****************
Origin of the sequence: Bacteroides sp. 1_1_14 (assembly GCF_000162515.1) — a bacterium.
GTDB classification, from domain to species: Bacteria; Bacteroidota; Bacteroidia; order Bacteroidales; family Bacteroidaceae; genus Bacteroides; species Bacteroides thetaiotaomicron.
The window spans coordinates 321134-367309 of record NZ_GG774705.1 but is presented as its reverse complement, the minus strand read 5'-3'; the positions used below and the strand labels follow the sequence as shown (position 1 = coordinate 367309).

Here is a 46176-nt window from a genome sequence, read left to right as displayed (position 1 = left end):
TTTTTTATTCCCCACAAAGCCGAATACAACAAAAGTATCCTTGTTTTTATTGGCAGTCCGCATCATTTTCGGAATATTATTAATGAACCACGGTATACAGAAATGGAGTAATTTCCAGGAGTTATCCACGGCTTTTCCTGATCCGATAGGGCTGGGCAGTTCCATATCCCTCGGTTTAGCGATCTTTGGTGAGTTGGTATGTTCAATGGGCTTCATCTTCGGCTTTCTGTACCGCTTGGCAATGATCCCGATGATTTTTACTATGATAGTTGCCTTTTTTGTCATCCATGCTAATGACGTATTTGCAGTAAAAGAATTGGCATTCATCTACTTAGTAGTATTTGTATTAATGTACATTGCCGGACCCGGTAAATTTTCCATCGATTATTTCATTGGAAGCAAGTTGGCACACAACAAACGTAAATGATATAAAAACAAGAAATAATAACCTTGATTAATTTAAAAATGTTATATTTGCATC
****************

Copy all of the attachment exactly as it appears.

Origin of the sequence: Bacteroides sp. 1_1_14 (assembly GCF_000162515.1) — a bacterium.
GTDB classification, from domain to species: Bacteria; Bacteroidota; Bacteroidia; order Bacteroidales; family Bacteroidaceae; genus Bacteroides; species Bacteroides thetaiotaomicron.
The window spans coordinates 321134-367309 of record NZ_GG774705.1 but is presented as its reverse complement, the minus strand read 5'-3'; the positions used below and the strand labels follow the sequence as shown (position 1 = coordinate 367309).

Here is a 46176-nt window from a genome sequence, read left to right as displayed (position 1 = left end):
TTTTTTATTCCCCACAAAGCCGAATACAACAAAAGTATCCTTGTTTTTATTGGCAGTCCGCATCATTTTCGGAATATTATTAATGAACCACGGTATACAGAAATGGAGTAATTTCCAGGAGTTATCCACGGCTTTTCCTGATCCGATAGGGCTGGGCAGTTCCATATCCCTCGGTTTAGCGATCTTTGGTGAGTTGGTATGTTCAATGGGCTTCATCTTCGGCTTTCTGTACCGCTTGGCAATGATCCCGATGATTTTTACTATGATAGTTGCCTTTTTTGTCATCCATGCTAATGACGTATTTGCAGTAAAAGAATTGGCATTCATCTACTTAGTAGTATTTGTATTAATGTACATTGCCGGACCCGGTAAATTTTCCATCGATTATTTCATTGGAAGCAAGTTGGCACACAACAAACGTAAATGATATAAAAACAAGAAATAATAACCTTGATTAATTTAAAAATGTTATATTTGCATC